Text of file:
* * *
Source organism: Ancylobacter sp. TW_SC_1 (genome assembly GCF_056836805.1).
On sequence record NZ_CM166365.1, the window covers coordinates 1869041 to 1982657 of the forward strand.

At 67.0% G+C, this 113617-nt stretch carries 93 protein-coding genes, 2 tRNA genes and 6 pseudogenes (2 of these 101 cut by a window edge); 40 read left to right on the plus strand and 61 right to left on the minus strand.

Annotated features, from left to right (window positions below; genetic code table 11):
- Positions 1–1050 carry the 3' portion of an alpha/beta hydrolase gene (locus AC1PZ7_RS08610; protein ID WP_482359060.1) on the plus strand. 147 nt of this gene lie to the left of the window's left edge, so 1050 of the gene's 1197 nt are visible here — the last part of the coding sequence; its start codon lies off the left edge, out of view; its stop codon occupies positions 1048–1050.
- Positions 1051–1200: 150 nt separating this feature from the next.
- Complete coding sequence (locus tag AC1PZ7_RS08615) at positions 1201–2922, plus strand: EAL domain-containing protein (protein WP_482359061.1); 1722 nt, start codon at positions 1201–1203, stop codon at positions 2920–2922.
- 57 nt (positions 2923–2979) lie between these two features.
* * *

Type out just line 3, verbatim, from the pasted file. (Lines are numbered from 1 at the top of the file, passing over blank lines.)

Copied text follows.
At 67.0% G+C, this 113617-nt stretch carries 93 protein-coding genes, 2 tRNA genes and 6 pseudogenes (2 of these 101 cut by a window edge); 40 read left to right on the plus strand and 61 right to left on the minus strand.